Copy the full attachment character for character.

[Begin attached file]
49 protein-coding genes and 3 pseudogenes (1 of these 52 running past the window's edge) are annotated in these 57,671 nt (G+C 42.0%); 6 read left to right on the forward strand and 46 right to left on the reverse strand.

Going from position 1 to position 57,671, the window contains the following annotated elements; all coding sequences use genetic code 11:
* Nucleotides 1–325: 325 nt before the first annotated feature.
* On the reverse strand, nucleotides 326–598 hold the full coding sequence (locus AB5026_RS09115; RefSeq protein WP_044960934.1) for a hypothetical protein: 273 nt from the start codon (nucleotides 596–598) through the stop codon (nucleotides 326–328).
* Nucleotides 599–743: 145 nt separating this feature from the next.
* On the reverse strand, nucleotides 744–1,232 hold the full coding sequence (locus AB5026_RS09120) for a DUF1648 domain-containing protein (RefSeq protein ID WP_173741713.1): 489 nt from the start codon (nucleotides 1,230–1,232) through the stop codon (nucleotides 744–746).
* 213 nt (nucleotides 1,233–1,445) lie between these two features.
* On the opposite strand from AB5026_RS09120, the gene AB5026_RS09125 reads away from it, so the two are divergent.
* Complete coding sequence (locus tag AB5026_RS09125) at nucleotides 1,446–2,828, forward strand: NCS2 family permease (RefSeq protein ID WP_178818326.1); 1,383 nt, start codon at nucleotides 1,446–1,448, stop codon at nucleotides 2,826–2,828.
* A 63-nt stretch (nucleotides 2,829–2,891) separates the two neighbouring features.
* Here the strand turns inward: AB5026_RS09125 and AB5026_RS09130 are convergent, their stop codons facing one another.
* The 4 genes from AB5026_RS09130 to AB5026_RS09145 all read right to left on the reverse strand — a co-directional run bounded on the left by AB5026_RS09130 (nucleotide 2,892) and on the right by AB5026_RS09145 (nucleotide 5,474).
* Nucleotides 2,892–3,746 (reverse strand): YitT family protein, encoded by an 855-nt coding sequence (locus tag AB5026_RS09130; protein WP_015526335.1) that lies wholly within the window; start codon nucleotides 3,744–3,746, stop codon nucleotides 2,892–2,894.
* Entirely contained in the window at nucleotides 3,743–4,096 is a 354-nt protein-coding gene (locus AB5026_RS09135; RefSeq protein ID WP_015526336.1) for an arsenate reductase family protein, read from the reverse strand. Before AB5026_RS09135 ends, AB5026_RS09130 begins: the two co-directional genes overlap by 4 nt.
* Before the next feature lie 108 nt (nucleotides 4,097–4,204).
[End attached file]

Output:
49 protein-coding genes and 3 pseudogenes (1 of these 52 running past the window's edge) are annotated in these 57,671 nt (G+C 42.0%); 6 read left to right on the forward strand and 46 right to left on the reverse strand.

Going from position 1 to position 57,671, the window contains the following annotated elements; all coding sequences use genetic code 11:
* Nucleotides 1–325: 325 nt before the first annotated feature.
* On the reverse strand, nucleotides 326–598 hold the full coding sequence (locus AB5026_RS09115; RefSeq protein WP_044960934.1) for a hypothetical protein: 273 nt from the start codon (nucleotides 596–598) through the stop codon (nucleotides 326–328).
* Nucleotides 599–743: 145 nt separating this feature from the next.
* On the reverse strand, nucleotides 744–1,232 hold the full coding sequence (locus AB5026_RS09120) for a DUF1648 domain-containing protein (RefSeq protein ID WP_173741713.1): 489 nt from the start codon (nucleotides 1,230–1,232) through the stop codon (nucleotides 744–746).
* 213 nt (nucleotides 1,233–1,445) lie between these two features.
* On the opposite strand from AB5026_RS09120, the gene AB5026_RS09125 reads away from it, so the two are divergent.
* Complete coding sequence (locus tag AB5026_RS09125) at nucleotides 1,446–2,828, forward strand: NCS2 family permease (RefSeq protein ID WP_178818326.1); 1,383 nt, start codon at nucleotides 1,446–1,448, stop codon at nucleotides 2,826–2,828.
* A 63-nt stretch (nucleotides 2,829–2,891) separates the two neighbouring features.
* Here the strand turns inward: AB5026_RS09125 and AB5026_RS09130 are convergent, their stop codons facing one another.
* The 4 genes from AB5026_RS09130 to AB5026_RS09145 all read right to left on the reverse strand — a co-directional run bounded on the left by AB5026_RS09130 (nucleotide 2,892) and on the right by AB5026_RS09145 (nucleotide 5,474).
* Nucleotides 2,892–3,746 (reverse strand): YitT family protein, encoded by an 855-nt coding sequence (locus tag AB5026_RS09130; protein WP_015526335.1) that lies wholly within the window; start codon nucleotides 3,744–3,746, stop codon nucleotides 2,892–2,894.
* Entirely contained in the window at nucleotides 3,743–4,096 is a 354-nt protein-coding gene (locus AB5026_RS09135; RefSeq protein ID WP_015526336.1) for an arsenate reductase family protein, read from the reverse strand. Before AB5026_RS09135 ends, AB5026_RS09130 begins: the two co-directional genes overlap by 4 nt.
* Before the next feature lie 108 nt (nucleotides 4,097–4,204).